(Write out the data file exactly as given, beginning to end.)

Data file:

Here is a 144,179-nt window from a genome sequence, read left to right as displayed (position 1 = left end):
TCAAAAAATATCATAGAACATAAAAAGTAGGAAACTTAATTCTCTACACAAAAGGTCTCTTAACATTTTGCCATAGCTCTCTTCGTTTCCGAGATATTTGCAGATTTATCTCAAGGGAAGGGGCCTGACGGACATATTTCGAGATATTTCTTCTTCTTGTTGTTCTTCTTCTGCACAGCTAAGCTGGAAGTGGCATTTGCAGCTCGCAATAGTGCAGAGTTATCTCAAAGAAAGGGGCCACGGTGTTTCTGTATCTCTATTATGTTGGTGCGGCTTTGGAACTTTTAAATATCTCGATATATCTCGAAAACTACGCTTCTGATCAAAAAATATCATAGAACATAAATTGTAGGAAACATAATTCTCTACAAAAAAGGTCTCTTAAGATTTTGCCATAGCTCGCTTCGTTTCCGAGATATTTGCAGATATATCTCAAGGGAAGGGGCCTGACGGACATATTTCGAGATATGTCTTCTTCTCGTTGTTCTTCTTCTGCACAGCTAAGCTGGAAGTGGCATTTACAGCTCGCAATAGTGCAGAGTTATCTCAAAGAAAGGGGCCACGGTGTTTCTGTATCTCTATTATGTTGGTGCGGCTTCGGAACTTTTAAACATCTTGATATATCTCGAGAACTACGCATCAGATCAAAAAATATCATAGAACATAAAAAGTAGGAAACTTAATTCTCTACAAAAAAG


Here is a 144,179-nt window from a genome sequence, read left to right as displayed (position 1 = left end):
TCAAAAAATATCATAGAACATAAAAAGTAGGAAACTTAATTCTCTACACAAAAGGTCTCTTAACATTTTGCCATAGCTCTCTTCGTTTCCGAGATATTTGCAGATTTATCTCAAGGGAAGGGGCCTGACGGACATATTTCGAGATATTTCTTCTTCTTGTTGTTCTTCTTCTGCACAGCTAAGCTGGAAGTGGCATTTGCAGCTCGCAATAGTGCAGAGTTATCTCAAAGAAAGGGGCCACGGTGTTTCTGTATCTCTATTATGTTGGTGCGGCTTTGGAACTTTTAAATATCTCGATATATCTCGAAAACTACGCTTCTGATCAAAAAATATCATAGAACATAAATTGTAGGAAACATAATTCTCTACAAAAAAGGTCTCTTAAGATTTTGCCATAGCTCGCTTCGTTTCCGAGATATTTGCAGATATATCTCAAGGGAAGGGGCCTGACGGACATATTTCGAGATATGTCTTCTTCTCGTTGTTCTTCTTCTGCACAGCTAAGCTGGAAGTGGCATTTACAGCTCGCAATAGTGCAGAGTTATCTCAAAGAAAGGGGCCACGGTGTTTCTGTATCTCTATTATGTTGGTGCGGCTTCGGAACTTTTAAACATCTTGATATATCTCGAGAACTACGCATCAGATCAAAAAATATCATAGAACATAAAAAGTAGGAAACTTAATTCTCTACAAAAAAG